Lapland Longspur, Chestnut-collared Longspur, McCown’s Longspur, and Smith’s Longspur can often be found with flocks of Horned Lark, but they are all smaller and chunkier, with thicker, more sparrowlike bills. Chestnut-collared Longspur and McCown’s Longspur both show much more white in the tail than does Horned Lark. Sprague’s Pipit and American Pipit are streakier than adult Horned Lark. They have much shorter wings, with the wingtips reaching just the base of the tail, where Horned Lark’s wingtips extend halfway down the tail. Neither pipit has the strong face markings of adult Horned Lark; however, juvenile Horned Lark also lack face markings. Pipits are plain (American Pipit) or streaked (Sprague’s Pipit) on the back, whereas juvenile Horned Lark are spotted on the back.
Horned Larks vary in color across North America. Some arctic-breeding birds have little or no yellow on the head, while Eastern and south Texas breeders have the head extensively yellow. Those breeding along the Pacific coast tend to be a brighter rufous on the nape, upper back, shoulders, and sides; elsewhere they are a sandier brown.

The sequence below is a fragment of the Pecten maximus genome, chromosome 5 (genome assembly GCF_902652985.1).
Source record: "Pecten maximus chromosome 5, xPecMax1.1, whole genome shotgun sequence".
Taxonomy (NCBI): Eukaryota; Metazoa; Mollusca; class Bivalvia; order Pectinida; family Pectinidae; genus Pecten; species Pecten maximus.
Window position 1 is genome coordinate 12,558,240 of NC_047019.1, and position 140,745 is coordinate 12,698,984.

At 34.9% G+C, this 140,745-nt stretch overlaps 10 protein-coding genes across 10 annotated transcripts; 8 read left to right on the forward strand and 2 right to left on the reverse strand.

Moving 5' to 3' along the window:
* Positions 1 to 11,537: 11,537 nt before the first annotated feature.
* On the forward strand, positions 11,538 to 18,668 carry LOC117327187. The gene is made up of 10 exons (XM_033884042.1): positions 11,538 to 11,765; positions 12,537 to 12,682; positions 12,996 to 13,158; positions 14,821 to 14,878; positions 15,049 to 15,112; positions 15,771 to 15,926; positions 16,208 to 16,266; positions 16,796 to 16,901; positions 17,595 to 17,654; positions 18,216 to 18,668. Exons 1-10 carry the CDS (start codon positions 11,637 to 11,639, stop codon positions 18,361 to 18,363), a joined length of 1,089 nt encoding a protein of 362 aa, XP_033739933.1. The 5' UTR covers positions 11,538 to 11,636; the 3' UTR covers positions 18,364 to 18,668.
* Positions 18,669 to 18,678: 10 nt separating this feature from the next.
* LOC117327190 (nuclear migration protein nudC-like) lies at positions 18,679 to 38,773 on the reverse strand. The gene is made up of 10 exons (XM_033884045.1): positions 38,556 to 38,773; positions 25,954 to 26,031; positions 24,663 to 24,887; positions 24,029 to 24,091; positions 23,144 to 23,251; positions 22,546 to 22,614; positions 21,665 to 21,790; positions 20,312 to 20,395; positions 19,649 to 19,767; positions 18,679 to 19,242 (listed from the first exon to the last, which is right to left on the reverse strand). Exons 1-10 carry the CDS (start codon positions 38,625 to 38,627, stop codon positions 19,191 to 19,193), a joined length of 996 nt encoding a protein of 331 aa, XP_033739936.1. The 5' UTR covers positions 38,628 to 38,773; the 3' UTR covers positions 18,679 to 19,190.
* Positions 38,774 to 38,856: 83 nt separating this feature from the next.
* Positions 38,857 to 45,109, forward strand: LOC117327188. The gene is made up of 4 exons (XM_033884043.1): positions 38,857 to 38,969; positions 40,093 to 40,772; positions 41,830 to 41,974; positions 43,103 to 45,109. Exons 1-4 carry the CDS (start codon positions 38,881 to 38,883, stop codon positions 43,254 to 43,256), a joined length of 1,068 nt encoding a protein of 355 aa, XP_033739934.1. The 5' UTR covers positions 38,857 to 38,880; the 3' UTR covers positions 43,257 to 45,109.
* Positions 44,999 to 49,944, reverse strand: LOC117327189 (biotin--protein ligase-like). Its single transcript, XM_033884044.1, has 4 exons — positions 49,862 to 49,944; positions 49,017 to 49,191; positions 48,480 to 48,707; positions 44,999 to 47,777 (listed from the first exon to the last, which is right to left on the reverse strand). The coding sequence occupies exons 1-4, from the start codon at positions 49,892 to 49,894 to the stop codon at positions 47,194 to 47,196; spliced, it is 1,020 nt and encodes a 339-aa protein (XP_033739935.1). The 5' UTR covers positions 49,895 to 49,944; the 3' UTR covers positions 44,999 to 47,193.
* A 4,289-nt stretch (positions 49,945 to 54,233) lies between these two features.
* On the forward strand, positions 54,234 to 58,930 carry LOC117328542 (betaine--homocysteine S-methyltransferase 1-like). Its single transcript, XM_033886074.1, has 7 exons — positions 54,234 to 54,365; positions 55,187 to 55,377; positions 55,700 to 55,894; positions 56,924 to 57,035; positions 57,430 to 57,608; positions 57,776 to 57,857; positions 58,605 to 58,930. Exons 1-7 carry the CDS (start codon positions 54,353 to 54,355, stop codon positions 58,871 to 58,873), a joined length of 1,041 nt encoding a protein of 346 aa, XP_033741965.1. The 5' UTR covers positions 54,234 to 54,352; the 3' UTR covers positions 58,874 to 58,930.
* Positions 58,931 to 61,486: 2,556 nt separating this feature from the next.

Find This Bird
Horned Larks are small birds that live in large, empty fields—and they’re roughly the same color and size as a clod of dirt. To find them, look for the barest ground around and scan the ground carefully, watching for movement or for the birds to turn their black-and-yellow faces toward you. Also watch the air above open country for flocks of smaller birds flying in dense aggregations (sometimes numbering well into the hundreds, particularly in winter). From late winter into summer, listen for the high-pitched, thin, tinkling song, often given in flight display over suitable open habitats.